Apr 18, 2012
EGOYAN REVISITS HIS FILM "ARARAT"
Renown film director highlights public lectures at the University of Michigan
Ann Arbor, Mich. April 18, 2012. Award winning internationally renown author, producer and film director Atom Egoyan discussed his famous film "Ararat" on March 19, 2012 at the University of Michigan, Ann Arbor, at the invitation of the Armenian Studies Program at that university. Egoyan was the designated 2012 "Dr. Berj H. Haidostian Annual Distinguished Lecturer," on the occasion of the 10th anniversary of the release of that epochal film.
With fourteen films and related projects to his credit, Atom Egoyan has won numerous internationally recognized awards including five prizes at the Cannes Film Festival, two Academy award nominations, eight Genie Awards as well as major awards at film festivals in Hamburg, Tokyo, Jerusalem, Reykjavik, Las Palmas, Hong Kong, Cairo and Athens. In 2010 Egoyan had a retrospective of his films at the Filmoteca Espagnol in Madrid, following similar events in previous years in Paris and New York.
In this lecture titled "Ararat-Ten years After," Atom Egoyan discussed the genesis of the idea for that work, the challenges he faced when making it, and the various and conflicting responses he received following the release of "Ararat."
Mr. Egoyan's thought provoking lecture, attended by a large and diverse public and webcast live, was followed by an extended period of questions and answers. The session will be made available on the program's website soon, (www.ii.umich.edu/asp/events/video).
The "Dr. Berj H. Haidostian Distinguished Annual Lecture" was established by the family of the late Dr. Berj H. Haidostian, a prominent and devoted physician, in honor of his long relationship with the University of Michigan and the Armenian Studies Program. Recent Haidostian Distinguished Lecturers have included Dr. Gerard Chaliand of Paris, Dr. Fiona Hill of the Brookings Institution, Mr. Thomas de Waal of the Carnegie Endowment for International Peace, Dr. Vartan Gregorian of the Carnegie Foundation, Armenia's Ambassador to the US Arman Kirakosian, and the US Ambassador to Armenia John Evans.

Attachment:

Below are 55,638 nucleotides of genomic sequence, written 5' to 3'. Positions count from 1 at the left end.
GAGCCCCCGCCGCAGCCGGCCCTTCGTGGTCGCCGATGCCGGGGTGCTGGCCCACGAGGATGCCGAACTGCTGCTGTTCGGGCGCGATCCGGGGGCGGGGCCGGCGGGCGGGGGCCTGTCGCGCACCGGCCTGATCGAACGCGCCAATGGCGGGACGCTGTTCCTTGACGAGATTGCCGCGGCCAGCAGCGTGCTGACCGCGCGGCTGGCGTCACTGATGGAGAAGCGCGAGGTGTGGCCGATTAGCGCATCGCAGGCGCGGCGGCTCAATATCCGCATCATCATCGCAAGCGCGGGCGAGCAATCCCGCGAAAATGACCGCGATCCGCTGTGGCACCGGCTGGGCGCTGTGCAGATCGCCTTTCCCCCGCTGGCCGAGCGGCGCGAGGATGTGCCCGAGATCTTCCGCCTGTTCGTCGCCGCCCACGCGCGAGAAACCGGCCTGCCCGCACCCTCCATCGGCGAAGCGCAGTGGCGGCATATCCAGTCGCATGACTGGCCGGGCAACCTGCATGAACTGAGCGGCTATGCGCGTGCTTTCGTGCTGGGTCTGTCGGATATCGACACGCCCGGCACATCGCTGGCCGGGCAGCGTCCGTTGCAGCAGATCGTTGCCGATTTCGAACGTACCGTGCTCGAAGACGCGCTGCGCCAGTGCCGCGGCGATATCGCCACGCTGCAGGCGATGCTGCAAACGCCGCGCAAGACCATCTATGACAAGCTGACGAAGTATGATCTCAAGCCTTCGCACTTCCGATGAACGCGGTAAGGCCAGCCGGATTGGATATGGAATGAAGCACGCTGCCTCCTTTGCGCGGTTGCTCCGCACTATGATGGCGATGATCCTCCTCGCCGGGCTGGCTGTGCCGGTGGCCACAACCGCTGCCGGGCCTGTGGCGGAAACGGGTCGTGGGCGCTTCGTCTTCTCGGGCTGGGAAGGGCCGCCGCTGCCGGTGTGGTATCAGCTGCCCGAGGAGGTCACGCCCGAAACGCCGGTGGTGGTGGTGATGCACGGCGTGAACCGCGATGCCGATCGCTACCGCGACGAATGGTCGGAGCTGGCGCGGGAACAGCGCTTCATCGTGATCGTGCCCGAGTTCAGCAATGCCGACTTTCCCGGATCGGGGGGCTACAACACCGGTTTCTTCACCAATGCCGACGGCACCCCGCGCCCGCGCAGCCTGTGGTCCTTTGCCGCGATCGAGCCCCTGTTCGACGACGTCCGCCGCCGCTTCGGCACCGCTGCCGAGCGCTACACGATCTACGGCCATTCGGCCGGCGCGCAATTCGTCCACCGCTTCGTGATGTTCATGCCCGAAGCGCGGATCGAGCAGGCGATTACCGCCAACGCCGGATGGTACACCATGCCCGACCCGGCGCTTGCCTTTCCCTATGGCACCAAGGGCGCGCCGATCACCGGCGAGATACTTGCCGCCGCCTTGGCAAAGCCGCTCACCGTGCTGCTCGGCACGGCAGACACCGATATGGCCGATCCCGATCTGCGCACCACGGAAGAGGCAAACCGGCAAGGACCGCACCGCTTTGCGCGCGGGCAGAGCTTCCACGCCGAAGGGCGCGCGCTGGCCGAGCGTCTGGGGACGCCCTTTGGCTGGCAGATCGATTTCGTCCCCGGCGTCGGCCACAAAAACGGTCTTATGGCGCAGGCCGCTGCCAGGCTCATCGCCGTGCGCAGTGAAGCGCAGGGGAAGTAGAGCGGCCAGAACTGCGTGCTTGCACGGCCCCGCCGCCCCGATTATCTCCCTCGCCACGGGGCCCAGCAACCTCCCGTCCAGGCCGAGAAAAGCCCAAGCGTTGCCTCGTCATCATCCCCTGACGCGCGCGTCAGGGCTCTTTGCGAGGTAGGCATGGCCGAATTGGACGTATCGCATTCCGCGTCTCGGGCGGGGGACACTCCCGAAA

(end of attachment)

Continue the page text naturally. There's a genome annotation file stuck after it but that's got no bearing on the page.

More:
Mr Egoyan's lecture highlighted a year rich with public lectures, marking the 30th anniversary of the establishment of the Alex Manoogian Chair in Modern Armenian History and the Armenian Studies Program itself.
In addition to events related to the 30th anniversary, the fall 2011 schedule included lectures by professors Kevork Bardakjian ("How to Petition for Poetic Grace?: Kostandin Erznkac'i's 'Strange' Vision-poem" ), Ronald Suny ("The New Turkey and the Issue of Genocide: Armenians in a Progressive Imagination") and Gerard Libaridian ("From Historian to Accidental Diplomat: The Writing of History Before & After Participating in its Making")of the University of Michigan; Professor Azat Yeghiazaryan, Yerevan, ("Charents and Revolution," and Professor Artin Aslanian of Maris College, New York, ("The British Imperial Ethos: Britain & Transcaucasia, 1917-1920").
The public lectures in the Winter 2012 semester included Dr. Hikmet Hadjy-Zadeh, Baku, ("Azerbaijan: 20 Years of Independence"), and Manoogian Simone Post-doctoral Fellows Dr. Levon Petrosyan ("Gregory of Narek and the Narekian Fathers: The Mystery of Love from the Commentary of Song of Songs to the Book of Lamentations,") and Dr. Arsen Saparov ("Why Autonomy? The Making of Nagorno-Karabakh 1918-1925".
Videos of these lectures are available on the ASP website: http://www.ii.umich.edu/asp/events/video.